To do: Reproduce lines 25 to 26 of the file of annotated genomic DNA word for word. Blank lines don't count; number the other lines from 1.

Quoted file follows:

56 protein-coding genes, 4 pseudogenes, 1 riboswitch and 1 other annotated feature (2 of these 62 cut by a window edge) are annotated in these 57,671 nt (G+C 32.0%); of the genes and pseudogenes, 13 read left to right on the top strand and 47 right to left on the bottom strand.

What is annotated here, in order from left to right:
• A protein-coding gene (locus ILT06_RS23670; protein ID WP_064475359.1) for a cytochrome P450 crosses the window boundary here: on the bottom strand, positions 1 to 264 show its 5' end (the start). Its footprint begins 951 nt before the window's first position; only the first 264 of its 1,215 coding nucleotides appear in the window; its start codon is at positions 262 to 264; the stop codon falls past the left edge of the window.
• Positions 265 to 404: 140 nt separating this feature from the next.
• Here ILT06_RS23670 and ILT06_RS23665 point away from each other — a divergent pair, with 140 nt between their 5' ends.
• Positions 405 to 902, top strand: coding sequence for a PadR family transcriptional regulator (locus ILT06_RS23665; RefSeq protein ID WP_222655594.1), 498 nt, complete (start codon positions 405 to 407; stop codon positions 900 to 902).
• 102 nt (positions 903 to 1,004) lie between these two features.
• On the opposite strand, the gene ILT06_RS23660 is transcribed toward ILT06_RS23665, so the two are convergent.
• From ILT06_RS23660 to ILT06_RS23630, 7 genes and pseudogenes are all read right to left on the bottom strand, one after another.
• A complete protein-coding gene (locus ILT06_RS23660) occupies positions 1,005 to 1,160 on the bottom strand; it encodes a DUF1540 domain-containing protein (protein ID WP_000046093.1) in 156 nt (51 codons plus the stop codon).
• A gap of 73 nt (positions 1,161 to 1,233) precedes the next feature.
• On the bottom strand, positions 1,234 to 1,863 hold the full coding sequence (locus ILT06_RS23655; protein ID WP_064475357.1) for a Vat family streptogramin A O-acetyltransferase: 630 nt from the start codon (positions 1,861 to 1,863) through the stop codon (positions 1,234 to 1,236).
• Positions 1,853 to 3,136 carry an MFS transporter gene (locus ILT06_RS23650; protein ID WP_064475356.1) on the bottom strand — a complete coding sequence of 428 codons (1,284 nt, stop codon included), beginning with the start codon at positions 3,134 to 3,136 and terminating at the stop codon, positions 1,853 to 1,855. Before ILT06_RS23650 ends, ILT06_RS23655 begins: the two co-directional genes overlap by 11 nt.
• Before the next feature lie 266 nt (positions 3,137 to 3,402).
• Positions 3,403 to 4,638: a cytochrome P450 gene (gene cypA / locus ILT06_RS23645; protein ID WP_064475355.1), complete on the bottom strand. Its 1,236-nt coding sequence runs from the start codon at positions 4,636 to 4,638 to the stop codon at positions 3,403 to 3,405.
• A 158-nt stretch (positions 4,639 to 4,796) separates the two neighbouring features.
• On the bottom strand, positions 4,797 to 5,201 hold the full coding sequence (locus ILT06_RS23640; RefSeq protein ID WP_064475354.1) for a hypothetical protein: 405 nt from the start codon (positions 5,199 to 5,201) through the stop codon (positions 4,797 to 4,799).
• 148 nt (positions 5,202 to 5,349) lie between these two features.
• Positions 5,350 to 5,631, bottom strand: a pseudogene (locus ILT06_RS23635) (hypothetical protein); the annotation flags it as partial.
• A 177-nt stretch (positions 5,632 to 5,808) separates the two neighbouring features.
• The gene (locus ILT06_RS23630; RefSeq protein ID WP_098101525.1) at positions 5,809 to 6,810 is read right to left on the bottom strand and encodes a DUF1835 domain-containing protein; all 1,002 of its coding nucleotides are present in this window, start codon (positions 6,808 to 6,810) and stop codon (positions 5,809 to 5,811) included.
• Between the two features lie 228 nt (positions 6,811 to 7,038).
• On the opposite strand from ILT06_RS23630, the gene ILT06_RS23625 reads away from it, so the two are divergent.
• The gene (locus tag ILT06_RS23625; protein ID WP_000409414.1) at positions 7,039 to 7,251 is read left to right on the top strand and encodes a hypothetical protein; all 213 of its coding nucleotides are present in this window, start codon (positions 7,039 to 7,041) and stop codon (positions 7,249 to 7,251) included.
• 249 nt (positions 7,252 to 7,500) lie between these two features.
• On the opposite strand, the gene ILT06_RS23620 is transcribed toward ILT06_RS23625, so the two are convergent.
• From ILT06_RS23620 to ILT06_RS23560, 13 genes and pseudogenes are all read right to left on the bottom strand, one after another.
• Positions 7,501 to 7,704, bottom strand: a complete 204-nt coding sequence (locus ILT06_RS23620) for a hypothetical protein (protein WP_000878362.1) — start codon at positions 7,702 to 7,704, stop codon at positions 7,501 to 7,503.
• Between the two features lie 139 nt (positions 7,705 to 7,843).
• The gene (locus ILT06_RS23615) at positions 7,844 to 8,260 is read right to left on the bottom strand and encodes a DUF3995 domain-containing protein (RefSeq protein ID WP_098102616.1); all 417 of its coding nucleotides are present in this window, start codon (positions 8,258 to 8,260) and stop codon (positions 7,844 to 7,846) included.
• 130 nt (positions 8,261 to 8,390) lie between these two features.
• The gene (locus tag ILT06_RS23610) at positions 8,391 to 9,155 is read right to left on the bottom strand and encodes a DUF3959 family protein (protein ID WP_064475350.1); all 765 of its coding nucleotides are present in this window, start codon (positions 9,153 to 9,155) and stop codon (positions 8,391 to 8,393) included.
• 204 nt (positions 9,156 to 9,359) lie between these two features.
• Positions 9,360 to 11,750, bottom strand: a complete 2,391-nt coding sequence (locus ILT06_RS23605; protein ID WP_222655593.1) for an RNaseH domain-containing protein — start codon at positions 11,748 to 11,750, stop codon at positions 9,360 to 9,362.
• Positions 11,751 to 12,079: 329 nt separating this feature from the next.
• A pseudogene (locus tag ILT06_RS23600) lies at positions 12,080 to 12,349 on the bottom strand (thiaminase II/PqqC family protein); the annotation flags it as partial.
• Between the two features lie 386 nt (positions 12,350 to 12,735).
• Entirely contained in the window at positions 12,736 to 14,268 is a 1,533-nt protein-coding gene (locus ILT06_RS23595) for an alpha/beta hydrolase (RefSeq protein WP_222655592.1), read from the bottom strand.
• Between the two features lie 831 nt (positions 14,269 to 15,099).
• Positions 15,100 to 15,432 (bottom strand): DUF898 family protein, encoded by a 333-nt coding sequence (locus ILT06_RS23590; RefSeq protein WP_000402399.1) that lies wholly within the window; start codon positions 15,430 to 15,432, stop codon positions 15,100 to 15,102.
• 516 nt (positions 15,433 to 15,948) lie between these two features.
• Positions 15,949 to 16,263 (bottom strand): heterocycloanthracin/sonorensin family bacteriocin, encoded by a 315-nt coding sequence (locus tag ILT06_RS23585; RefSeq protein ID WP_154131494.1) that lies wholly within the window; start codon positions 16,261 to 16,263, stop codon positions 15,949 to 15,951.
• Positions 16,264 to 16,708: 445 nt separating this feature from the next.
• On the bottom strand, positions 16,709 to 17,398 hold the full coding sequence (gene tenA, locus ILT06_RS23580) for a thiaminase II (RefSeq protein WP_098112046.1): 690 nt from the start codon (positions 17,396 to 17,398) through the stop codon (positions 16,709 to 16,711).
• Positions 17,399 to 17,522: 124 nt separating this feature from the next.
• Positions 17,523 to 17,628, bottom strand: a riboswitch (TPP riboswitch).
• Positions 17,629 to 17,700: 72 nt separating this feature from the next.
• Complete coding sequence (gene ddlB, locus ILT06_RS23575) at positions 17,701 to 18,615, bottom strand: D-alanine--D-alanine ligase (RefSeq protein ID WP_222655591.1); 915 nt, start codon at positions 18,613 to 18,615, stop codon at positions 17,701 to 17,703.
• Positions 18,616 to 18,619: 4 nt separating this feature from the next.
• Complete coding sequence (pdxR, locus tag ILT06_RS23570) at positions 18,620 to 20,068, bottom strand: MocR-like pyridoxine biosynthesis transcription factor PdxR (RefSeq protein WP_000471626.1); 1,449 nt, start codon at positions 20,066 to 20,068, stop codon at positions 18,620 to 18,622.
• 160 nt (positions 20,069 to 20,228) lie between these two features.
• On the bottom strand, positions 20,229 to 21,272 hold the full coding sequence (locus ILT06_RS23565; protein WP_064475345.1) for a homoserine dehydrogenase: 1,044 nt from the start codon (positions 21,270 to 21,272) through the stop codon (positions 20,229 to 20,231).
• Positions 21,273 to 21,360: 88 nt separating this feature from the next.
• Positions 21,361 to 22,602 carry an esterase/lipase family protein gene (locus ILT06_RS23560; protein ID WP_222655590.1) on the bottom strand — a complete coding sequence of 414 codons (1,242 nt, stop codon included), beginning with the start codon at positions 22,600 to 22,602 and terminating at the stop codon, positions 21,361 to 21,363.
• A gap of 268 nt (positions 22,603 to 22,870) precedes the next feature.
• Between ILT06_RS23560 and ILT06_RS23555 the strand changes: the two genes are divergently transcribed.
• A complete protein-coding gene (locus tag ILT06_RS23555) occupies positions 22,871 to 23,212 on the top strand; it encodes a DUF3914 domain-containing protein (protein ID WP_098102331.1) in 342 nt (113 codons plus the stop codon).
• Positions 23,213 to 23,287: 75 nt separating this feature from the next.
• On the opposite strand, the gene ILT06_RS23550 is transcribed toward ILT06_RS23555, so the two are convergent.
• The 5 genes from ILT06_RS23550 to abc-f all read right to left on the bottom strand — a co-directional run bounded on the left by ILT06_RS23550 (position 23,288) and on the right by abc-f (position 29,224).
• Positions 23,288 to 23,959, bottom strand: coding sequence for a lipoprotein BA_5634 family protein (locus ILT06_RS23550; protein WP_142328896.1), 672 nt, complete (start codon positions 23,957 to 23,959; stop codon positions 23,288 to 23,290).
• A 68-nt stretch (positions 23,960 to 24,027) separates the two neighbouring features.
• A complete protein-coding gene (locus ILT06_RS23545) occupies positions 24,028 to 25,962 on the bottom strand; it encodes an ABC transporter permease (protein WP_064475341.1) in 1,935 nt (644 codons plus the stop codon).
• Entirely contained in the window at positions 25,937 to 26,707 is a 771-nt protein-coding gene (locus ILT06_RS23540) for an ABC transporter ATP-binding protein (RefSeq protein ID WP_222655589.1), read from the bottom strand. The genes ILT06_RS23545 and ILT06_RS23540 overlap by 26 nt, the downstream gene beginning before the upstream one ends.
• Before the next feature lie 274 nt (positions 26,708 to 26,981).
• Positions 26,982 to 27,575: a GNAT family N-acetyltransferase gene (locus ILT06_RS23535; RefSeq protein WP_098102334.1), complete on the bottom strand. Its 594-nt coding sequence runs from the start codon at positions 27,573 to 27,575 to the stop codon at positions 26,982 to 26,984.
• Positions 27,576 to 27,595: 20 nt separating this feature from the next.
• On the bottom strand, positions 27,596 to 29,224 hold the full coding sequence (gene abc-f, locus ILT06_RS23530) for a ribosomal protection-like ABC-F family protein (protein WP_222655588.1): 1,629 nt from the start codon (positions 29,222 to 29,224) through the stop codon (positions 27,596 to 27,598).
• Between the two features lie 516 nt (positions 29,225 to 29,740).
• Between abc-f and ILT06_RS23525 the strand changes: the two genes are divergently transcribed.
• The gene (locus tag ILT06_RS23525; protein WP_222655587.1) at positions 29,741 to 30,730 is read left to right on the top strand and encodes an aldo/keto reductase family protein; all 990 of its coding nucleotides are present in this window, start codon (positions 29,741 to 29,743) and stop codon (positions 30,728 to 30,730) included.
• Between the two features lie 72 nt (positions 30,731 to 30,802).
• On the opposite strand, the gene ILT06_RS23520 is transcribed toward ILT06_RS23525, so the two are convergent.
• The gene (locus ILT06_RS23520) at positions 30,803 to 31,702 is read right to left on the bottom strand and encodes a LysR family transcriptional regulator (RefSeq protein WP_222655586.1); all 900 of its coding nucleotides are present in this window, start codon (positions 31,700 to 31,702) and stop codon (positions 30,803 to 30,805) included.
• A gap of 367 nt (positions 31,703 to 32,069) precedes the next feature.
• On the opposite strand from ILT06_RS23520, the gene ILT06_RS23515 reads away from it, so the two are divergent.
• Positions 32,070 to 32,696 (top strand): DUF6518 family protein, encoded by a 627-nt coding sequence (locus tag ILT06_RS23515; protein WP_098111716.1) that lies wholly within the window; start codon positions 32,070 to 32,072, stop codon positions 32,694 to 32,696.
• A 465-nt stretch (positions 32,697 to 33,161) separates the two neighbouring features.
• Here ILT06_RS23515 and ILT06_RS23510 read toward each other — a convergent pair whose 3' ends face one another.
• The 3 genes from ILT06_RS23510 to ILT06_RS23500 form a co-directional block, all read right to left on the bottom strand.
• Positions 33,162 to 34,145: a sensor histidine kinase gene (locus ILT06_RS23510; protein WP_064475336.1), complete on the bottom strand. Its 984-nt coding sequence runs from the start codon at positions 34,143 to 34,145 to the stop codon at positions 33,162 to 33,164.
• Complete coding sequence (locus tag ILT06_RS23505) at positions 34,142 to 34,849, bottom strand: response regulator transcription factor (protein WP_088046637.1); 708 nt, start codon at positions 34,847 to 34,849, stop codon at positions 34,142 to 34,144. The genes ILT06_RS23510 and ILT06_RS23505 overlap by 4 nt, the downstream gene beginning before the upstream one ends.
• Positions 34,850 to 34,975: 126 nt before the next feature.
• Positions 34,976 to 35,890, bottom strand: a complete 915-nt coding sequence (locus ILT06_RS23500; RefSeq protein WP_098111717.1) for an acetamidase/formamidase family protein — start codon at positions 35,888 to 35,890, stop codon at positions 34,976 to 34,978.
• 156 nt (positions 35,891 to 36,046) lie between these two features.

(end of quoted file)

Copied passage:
• 249 nt (positions 7,252 to 7,500) lie between these two features.
• On the opposite strand, the gene ILT06_RS23620 is transcribed toward ILT06_RS23625, so the two are convergent.